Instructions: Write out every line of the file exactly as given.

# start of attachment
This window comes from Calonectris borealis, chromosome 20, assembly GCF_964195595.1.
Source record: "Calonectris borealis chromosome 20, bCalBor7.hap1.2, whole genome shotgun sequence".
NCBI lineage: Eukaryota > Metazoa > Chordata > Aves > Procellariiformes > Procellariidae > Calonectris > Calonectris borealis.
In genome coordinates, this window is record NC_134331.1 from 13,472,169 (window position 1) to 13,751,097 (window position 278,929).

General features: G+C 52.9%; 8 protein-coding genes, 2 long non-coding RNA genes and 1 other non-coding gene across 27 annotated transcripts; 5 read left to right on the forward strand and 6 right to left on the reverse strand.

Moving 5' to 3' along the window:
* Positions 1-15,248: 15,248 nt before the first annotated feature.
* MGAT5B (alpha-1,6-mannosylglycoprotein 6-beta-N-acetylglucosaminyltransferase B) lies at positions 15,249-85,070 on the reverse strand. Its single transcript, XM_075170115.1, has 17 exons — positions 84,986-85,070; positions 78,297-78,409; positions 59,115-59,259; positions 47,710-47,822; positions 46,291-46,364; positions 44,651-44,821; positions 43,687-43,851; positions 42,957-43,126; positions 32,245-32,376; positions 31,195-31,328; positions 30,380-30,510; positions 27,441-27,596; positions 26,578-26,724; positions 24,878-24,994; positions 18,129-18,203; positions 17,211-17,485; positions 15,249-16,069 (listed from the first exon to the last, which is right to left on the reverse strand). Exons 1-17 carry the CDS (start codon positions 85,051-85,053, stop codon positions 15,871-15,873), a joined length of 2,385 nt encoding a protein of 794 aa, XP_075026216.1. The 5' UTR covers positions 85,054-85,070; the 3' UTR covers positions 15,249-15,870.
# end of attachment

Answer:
This window comes from Calonectris borealis, chromosome 20, assembly GCF_964195595.1.
Source record: "Calonectris borealis chromosome 20, bCalBor7.hap1.2, whole genome shotgun sequence".
NCBI lineage: Eukaryota > Metazoa > Chordata > Aves > Procellariiformes > Procellariidae > Calonectris > Calonectris borealis.
In genome coordinates, this window is record NC_134331.1 from 13,472,169 (window position 1) to 13,751,097 (window position 278,929).

General features: G+C 52.9%; 8 protein-coding genes, 2 long non-coding RNA genes and 1 other non-coding gene across 27 annotated transcripts; 5 read left to right on the forward strand and 6 right to left on the reverse strand.

Moving 5' to 3' along the window:
* Positions 1-15,248: 15,248 nt before the first annotated feature.
* MGAT5B (alpha-1,6-mannosylglycoprotein 6-beta-N-acetylglucosaminyltransferase B) lies at positions 15,249-85,070 on the reverse strand. Its single transcript, XM_075170115.1, has 17 exons — positions 84,986-85,070; positions 78,297-78,409; positions 59,115-59,259; positions 47,710-47,822; positions 46,291-46,364; positions 44,651-44,821; positions 43,687-43,851; positions 42,957-43,126; positions 32,245-32,376; positions 31,195-31,328; positions 30,380-30,510; positions 27,441-27,596; positions 26,578-26,724; positions 24,878-24,994; positions 18,129-18,203; positions 17,211-17,485; positions 15,249-16,069 (listed from the first exon to the last, which is right to left on the reverse strand). Exons 1-17 carry the CDS (start codon positions 85,051-85,053, stop codon positions 15,871-15,873), a joined length of 2,385 nt encoding a protein of 794 aa, XP_075026216.1. The 5' UTR covers positions 85,054-85,070; the 3' UTR covers positions 15,249-15,870.